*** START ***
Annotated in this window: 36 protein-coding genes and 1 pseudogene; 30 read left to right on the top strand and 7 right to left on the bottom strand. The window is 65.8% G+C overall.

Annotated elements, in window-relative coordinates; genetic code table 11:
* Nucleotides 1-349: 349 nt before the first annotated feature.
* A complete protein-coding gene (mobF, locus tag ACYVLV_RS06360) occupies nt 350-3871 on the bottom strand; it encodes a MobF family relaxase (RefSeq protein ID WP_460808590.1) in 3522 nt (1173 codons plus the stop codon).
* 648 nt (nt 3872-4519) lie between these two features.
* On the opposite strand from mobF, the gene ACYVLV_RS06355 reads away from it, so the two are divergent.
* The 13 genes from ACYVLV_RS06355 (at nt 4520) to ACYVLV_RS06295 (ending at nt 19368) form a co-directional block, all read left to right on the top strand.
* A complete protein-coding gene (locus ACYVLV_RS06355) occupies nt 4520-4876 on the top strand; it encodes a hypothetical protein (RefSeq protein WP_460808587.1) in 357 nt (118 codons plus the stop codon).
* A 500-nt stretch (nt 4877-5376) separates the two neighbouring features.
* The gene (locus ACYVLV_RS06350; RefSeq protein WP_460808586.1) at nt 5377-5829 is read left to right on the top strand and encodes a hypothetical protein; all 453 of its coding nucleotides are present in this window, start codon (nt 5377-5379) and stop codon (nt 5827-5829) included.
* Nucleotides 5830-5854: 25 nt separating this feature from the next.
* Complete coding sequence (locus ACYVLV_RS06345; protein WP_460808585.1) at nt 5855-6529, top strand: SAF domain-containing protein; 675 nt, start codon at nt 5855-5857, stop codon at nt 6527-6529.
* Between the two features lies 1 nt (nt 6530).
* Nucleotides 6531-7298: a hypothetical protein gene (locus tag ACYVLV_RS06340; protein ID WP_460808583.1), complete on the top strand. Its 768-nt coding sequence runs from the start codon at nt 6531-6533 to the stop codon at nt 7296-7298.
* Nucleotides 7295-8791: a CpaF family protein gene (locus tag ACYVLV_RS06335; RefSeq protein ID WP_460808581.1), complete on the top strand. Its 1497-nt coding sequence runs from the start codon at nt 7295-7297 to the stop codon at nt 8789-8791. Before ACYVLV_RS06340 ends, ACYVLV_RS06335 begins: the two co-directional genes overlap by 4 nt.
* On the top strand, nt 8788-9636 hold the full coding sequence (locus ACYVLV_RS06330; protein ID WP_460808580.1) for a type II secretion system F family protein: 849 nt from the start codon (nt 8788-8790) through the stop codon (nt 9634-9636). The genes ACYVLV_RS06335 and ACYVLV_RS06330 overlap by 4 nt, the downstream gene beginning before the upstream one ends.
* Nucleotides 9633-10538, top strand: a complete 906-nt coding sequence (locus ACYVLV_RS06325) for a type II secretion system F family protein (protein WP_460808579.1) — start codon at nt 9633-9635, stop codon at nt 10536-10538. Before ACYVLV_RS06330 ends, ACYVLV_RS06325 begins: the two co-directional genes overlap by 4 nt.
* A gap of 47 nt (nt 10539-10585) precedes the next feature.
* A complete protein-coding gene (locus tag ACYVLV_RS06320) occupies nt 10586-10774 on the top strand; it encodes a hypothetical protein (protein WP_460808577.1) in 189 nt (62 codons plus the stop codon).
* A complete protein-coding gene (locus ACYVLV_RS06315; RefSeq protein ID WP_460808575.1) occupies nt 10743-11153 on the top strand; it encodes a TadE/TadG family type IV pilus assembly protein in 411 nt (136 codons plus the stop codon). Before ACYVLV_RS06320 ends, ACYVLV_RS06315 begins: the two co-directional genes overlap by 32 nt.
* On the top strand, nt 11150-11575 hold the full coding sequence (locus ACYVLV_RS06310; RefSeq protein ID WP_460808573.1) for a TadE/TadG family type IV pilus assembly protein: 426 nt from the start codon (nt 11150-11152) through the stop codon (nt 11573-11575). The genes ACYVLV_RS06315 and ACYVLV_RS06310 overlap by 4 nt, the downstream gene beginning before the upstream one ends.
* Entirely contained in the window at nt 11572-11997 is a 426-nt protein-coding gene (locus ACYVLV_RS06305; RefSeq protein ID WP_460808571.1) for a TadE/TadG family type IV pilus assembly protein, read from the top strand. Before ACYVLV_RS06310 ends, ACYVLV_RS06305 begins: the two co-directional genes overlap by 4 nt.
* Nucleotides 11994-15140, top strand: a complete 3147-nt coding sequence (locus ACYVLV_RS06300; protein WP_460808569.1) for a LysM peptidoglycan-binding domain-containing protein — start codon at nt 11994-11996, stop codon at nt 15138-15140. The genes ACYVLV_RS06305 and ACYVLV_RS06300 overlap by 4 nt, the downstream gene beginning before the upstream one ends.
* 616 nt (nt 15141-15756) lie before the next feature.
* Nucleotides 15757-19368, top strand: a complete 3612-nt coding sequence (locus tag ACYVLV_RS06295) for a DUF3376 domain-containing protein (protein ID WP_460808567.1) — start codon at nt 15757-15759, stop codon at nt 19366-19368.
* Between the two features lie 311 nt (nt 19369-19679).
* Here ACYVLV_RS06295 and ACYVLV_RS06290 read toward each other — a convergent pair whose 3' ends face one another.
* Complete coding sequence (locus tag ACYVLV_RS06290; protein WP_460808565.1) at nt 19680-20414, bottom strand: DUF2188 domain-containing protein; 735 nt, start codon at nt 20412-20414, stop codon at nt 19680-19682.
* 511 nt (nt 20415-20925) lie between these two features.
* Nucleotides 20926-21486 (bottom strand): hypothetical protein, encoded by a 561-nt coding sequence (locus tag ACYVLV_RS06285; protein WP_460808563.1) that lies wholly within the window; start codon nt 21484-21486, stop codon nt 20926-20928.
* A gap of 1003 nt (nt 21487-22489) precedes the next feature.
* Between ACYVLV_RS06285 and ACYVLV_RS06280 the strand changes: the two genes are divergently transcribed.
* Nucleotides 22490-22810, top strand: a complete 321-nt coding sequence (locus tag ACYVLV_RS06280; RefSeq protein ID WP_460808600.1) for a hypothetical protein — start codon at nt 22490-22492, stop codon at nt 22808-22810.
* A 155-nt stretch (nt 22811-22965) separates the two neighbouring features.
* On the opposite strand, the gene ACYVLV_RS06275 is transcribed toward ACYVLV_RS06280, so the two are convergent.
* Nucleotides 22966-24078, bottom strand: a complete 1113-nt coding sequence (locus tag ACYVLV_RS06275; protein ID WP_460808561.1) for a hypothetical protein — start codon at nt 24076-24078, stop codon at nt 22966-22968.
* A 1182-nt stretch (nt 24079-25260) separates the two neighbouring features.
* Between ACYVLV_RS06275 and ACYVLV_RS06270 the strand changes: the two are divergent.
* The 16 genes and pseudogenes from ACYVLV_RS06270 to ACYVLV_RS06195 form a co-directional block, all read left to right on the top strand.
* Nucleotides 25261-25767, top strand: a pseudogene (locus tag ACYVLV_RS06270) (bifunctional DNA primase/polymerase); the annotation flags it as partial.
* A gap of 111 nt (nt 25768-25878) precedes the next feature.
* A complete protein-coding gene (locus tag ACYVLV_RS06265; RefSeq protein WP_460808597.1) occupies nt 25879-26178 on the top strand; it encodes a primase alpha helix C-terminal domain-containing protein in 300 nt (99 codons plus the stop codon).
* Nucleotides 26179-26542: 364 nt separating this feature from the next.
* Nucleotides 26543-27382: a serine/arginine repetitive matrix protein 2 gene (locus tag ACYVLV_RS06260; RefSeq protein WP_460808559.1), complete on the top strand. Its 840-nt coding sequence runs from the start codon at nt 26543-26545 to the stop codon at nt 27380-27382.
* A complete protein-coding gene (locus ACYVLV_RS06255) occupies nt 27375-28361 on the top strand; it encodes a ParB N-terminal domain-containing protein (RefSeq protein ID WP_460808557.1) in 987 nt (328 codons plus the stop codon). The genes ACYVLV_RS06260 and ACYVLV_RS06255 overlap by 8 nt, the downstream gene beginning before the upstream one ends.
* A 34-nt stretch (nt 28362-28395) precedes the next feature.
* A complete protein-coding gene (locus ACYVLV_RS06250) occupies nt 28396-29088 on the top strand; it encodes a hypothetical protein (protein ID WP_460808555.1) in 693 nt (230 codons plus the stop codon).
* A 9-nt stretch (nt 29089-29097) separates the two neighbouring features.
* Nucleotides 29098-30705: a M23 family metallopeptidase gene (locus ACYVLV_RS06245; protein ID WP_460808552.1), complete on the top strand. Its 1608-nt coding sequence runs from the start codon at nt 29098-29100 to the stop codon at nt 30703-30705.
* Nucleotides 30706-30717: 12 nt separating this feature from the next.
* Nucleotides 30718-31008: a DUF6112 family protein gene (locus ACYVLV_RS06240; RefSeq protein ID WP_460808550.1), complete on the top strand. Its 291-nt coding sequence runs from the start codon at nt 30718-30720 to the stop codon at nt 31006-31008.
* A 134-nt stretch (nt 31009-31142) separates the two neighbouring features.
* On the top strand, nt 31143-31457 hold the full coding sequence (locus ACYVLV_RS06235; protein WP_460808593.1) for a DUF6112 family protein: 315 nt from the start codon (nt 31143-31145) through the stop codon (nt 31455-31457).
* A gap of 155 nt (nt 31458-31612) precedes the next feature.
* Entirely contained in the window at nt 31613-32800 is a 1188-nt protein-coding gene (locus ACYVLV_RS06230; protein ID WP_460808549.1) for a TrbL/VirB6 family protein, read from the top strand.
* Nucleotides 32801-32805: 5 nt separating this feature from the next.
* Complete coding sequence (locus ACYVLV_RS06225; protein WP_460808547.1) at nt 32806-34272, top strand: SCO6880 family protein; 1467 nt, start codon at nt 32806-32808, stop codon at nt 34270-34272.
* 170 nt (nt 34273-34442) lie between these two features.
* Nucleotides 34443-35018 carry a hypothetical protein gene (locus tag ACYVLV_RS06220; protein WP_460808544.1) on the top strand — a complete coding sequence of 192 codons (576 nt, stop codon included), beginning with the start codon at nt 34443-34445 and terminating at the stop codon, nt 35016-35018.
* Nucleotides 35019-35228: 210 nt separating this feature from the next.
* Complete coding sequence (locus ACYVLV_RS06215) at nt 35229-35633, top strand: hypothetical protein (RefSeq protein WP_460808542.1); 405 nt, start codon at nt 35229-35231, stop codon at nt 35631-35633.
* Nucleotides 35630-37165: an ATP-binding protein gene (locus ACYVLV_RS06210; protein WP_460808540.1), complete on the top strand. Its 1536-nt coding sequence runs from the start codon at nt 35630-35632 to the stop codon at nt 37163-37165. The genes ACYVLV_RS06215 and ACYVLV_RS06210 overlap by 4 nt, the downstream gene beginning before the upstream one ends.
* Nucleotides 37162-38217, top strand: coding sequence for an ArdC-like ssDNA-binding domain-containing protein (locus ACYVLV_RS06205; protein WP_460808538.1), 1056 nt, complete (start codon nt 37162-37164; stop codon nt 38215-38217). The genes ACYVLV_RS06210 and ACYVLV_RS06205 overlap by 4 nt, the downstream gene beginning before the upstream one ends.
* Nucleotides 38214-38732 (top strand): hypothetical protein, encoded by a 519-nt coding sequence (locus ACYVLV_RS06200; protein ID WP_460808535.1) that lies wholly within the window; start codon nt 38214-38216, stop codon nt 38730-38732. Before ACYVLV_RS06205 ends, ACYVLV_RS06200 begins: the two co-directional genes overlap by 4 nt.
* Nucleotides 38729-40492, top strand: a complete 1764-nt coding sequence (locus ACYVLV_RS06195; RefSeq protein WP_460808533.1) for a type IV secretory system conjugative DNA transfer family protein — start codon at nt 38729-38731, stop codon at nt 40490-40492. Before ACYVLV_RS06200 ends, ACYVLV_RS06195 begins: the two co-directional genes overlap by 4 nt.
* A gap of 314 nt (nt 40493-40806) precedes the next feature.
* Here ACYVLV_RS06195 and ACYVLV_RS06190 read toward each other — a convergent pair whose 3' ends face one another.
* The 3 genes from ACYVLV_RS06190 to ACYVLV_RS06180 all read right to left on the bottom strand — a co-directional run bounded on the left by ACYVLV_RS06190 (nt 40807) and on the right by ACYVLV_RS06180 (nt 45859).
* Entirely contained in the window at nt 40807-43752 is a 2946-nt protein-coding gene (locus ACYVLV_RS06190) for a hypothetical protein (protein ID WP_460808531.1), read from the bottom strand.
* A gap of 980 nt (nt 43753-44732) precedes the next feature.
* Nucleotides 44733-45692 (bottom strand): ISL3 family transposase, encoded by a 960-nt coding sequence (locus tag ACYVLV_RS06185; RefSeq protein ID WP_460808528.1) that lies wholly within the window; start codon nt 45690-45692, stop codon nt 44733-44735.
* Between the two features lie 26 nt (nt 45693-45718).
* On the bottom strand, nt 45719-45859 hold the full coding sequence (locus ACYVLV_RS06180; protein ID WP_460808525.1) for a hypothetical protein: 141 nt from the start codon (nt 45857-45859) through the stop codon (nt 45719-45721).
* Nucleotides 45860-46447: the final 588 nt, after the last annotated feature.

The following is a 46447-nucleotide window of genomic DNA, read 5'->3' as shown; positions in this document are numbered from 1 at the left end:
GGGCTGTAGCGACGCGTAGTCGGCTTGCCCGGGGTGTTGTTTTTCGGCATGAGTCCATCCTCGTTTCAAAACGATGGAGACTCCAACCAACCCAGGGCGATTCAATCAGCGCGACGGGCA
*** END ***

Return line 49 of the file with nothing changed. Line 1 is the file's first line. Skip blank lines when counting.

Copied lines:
* Nucleotides 29098-30705: a M23 family metallopeptidase gene (locus ACYVLV_RS06245; protein ID WP_460808552.1), complete on the top strand. Its 1608-nt coding sequence runs from the start codon at nt 29098-29100 to the stop codon at nt 30703-30705.